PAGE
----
|Publication number||US4912789 A|
|Application number||US 07/306,589|
|Publication date||Apr 3, 1990|
|Filing date||Feb 6, 1989|
|Priority date||Feb 6, 1989|
|Publication number||07306589, 306589, US 4912789 A, US 4912789A, US-A-4912789, US4912789 A, US4912789A|
|Original Assignee||Hi Life Products, Inc.|
|Export Citation||BiBTeX, EndNote, RefMan|
|Patent Citations (19), Referenced by (29), Classifications (8), Legal Events (4)|
|External Links: USPTO, USPTO Assignment, Espacenet|
1. Field of the Invention
This invention relates generally to flotation sleep systems and more particularly to a waterbed mattress having a stacked arrangement of fluid filled containers laterally supported within a rigid frame structure.
2. Description of Related Art
Over the past twenty (20) years waterbeds have enjoyed increasing popularity since they provide both personal and therapeutic comfort through buoyant support not offered by conventional spring mattresses. Conventional waterbed structures consist of a unitary water filled bladder with some type of retaining wall to laterally support the bladder therein to a confined area. Typical examples of such conventional structures are disclosed in Fox, Jr. et al, U.S. Pat. No. 4,186,455, Autrey et al, U.S. Pat. Reissue No. 32,420, Johenning, U.S. Pat. No. 4,197,602 and Santo, U.S. Pat. No. 4,334,331. The waterbed structures disclosed in these patents, however, all suffer from several of the following disadvantages, namely, wave motion, excessive weight, bowing of retaining walls, difficulty in moving, filling and emptying, limited buoyancy adjustment, hardness, mattress water leaks and multiple user wave motion discomfort.
Attempts have been made to eliminate one or more of these disadvantages with limited success. For example, Echevarria, U.S. Pat. No. 4,221,013 discloses a waterbed structure including a foam box filled with a series of elongated water filled containers. Leaks are limited to each separate container and wave motion is reduced. However, although wave motion may be confined principally within individual containers, there is still considerable wave motion within each container especially along the longitudinal extent of such containers. Additionally, it is very difficult to fill each and every container with the same amount of water. Uneven filling causes the buoyancy support provided by the mattress and therefore the comfort to change over the sleeping area of the bed.
More progressive attempts to develop a waterbed structure include mattress arrangements which have both water chambers and air chambers as disclosed in Linder U.S. Pat. No. 4,558,476, Barbulla U.S. Pat. No. 4,638,518 and Shields, U.S. Pat. No. 3,766,579. In Linder, a waterbed configuration is disclosed including a fluid filled envelope wherein are suspended resilient material, and an air mattress located beneath the resilient material. Valves are coupled to the various chambers to vary the pressure and consequently the supporting forces in each chamber. Barbulla discloses a mattress comprising at least three intergral chambers: one chamber being divided into upper and lower water filled chamber portions, the lower chambers containing particulate buoyant materials; the other chambers being filled with air, which chambers are located along the longitudinal sides of the mattress and at the bottom of the mattress. Shields discloses a waterbed comprising an air beam structure which acts as the supporting frame. The air beam incorporates a bottom sheet to retain any leaking water. An air mattress is positioned within the frame work of the air beam, and the air mattress supports a water filled envelope positioned thereupon.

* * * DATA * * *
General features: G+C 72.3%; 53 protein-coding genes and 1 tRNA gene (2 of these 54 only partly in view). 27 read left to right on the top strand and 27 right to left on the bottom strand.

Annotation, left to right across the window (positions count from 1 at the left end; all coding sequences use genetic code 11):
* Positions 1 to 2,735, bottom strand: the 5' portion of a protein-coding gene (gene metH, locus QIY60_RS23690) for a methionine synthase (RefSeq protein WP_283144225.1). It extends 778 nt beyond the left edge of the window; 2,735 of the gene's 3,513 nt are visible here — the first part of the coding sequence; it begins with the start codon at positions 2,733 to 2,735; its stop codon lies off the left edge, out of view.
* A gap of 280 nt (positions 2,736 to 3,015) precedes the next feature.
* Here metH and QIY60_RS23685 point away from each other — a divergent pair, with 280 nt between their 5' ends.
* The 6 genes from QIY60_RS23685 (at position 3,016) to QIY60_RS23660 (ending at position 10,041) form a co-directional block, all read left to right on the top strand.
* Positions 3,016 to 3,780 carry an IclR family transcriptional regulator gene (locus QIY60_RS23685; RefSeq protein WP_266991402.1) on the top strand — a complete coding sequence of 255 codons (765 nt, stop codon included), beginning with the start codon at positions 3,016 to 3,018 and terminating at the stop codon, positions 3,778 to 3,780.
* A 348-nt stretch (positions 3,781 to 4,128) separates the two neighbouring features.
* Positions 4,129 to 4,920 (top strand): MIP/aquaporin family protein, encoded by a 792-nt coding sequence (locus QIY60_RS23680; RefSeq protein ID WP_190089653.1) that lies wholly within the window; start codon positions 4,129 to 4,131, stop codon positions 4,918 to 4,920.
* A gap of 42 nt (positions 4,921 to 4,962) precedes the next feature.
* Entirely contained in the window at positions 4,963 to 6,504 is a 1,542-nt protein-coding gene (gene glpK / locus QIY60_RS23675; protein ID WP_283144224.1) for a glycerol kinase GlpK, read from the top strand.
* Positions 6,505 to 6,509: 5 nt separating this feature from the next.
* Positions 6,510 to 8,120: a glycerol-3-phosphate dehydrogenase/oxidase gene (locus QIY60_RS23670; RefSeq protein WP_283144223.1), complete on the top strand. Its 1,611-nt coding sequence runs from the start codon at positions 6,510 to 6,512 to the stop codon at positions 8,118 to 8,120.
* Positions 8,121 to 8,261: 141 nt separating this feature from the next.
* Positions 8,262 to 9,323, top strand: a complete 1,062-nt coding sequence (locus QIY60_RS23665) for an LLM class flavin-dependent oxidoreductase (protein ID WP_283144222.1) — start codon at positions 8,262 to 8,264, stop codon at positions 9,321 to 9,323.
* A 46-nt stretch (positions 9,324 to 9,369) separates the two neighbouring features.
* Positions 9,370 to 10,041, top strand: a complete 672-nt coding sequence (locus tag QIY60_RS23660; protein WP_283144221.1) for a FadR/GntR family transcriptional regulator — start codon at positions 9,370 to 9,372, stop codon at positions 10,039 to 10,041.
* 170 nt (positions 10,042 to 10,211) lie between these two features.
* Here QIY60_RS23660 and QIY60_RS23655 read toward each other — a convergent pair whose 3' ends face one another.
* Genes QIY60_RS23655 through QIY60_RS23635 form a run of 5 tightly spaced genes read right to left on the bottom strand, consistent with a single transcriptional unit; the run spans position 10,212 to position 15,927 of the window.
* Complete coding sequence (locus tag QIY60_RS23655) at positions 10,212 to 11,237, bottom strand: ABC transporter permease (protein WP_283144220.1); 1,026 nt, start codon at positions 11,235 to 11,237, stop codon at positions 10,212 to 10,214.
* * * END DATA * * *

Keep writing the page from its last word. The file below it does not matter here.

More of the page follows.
Unfortunately while certain disadvantages are overcome by these water and air chambered waterbed structures, the patented structures result in additional disadvantages which render them commercially undesirable for providing substitutes for the relatively inexpensive conventional waterbed described above. For example, in each instance structure the mattress bladder is much more complex than conventional structures and not conducive to low cost manufacturing techniques.
While many waterbed structures have evolved over the last 20 years, no inexpensive, yet reliable waterbed structures have been realized to effectively deal with many of the aforementioned disadvantages which have plagued the industry for many years.
It is therefore an object of this invention to provide a waterbed mattress that is simple and inexpensive to manufacture.
It is another object of this invention to provide a waterbed mattress having improved wave motion damping characteristics.
It is still a further object of this invention to provide a waterbed mattress with a simple frame construction that is comfortable to sit on yet provides lateral support for a water filled envelope therein.